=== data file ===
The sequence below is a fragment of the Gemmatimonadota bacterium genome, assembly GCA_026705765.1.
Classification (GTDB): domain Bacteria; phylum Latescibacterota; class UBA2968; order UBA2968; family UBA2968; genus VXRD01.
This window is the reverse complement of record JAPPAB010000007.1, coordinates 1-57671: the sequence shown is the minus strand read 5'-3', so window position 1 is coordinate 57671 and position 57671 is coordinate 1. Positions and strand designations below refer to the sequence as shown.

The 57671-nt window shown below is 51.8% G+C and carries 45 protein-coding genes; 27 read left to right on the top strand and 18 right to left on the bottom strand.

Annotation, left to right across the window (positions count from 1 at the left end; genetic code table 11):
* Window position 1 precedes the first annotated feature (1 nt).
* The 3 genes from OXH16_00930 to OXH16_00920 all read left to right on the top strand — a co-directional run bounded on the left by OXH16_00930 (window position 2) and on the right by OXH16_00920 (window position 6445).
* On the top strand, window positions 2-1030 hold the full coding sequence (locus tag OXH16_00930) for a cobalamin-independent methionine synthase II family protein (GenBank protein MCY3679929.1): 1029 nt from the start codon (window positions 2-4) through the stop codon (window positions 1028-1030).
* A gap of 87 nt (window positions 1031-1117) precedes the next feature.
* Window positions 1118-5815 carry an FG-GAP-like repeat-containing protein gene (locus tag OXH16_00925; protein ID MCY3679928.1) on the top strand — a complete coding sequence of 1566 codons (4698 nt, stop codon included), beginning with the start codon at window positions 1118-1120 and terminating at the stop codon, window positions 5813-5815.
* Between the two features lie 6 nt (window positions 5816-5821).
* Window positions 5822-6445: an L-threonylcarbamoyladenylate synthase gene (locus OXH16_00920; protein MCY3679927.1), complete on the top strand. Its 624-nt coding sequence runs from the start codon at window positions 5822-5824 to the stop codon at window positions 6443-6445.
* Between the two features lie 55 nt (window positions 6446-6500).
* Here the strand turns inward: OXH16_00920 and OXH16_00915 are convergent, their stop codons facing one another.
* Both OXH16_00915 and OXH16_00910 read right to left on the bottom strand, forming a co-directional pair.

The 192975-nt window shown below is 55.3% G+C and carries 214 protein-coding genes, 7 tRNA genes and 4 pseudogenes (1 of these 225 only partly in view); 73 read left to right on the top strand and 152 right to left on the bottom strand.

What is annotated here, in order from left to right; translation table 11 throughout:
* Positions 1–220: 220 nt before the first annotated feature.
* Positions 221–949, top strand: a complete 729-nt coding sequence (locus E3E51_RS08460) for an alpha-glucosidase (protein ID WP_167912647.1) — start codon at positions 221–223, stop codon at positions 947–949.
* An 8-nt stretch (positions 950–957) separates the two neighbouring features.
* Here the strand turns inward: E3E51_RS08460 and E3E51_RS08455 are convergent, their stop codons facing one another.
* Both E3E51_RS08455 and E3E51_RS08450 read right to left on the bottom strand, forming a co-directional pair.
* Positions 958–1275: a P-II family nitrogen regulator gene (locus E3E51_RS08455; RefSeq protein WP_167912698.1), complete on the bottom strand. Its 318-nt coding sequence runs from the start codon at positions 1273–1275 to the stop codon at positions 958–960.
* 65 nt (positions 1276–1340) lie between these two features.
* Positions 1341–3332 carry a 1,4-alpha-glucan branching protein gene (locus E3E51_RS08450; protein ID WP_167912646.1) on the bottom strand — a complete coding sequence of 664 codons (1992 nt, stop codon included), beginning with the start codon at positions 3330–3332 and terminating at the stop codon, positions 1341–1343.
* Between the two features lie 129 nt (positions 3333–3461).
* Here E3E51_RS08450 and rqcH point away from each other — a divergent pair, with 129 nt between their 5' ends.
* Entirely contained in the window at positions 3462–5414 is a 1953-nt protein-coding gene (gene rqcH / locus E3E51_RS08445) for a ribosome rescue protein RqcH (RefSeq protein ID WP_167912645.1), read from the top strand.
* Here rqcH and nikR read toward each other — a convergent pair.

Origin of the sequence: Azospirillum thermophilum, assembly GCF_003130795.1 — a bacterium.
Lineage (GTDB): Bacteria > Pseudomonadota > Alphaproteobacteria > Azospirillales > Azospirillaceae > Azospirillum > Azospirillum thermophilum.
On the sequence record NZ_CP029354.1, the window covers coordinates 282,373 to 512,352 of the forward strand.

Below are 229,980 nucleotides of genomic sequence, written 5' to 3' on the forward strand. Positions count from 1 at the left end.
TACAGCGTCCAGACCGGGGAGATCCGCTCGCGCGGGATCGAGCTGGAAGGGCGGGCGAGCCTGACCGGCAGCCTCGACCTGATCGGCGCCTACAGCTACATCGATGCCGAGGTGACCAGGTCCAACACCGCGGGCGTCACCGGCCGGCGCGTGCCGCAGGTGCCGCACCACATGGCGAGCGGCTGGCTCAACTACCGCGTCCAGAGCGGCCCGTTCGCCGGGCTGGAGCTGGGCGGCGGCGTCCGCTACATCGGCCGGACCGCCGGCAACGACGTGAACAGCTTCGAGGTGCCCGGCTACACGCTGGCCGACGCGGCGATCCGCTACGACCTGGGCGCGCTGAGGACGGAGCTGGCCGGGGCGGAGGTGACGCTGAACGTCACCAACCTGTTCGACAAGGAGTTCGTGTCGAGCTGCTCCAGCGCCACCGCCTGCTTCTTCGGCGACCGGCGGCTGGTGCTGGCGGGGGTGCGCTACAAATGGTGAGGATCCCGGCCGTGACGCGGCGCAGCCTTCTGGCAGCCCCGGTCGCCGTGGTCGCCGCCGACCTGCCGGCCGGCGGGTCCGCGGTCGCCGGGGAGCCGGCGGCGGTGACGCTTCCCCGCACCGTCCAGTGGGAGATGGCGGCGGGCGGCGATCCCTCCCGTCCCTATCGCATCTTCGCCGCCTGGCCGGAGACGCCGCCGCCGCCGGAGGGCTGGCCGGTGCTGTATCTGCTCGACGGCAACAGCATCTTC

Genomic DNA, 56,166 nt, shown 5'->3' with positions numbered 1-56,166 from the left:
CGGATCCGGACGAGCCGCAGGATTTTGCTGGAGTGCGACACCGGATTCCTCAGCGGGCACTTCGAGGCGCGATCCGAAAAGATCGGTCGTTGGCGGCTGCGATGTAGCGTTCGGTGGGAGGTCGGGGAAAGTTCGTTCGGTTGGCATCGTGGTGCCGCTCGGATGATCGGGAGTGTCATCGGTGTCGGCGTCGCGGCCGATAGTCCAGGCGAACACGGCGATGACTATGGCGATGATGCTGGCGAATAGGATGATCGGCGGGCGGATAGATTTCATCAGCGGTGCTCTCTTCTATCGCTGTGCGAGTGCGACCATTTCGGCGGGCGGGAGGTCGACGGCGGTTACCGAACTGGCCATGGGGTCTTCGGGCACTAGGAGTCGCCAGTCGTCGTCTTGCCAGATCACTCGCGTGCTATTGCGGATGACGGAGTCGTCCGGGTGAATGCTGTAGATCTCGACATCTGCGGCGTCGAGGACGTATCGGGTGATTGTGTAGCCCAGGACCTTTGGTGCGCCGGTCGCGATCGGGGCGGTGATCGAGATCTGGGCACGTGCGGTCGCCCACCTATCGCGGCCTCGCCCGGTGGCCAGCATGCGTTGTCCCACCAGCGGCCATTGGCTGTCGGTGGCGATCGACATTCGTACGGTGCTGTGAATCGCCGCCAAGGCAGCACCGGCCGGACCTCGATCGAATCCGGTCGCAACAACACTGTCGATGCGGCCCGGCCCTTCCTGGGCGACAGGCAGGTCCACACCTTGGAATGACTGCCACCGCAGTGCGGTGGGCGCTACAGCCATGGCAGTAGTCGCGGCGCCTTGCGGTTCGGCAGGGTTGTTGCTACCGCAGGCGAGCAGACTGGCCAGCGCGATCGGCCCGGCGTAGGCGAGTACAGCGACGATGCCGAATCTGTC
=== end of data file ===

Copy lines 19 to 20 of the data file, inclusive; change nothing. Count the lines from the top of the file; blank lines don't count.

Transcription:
* Positions 221–949, top strand: a complete 729-nt coding sequence (locus E3E51_RS08460) for an alpha-glucosidase (protein ID WP_167912647.1) — start codon at positions 221–223, stop codon at positions 947–949.
* An 8-nt stretch (positions 950–957) separates the two neighbouring features.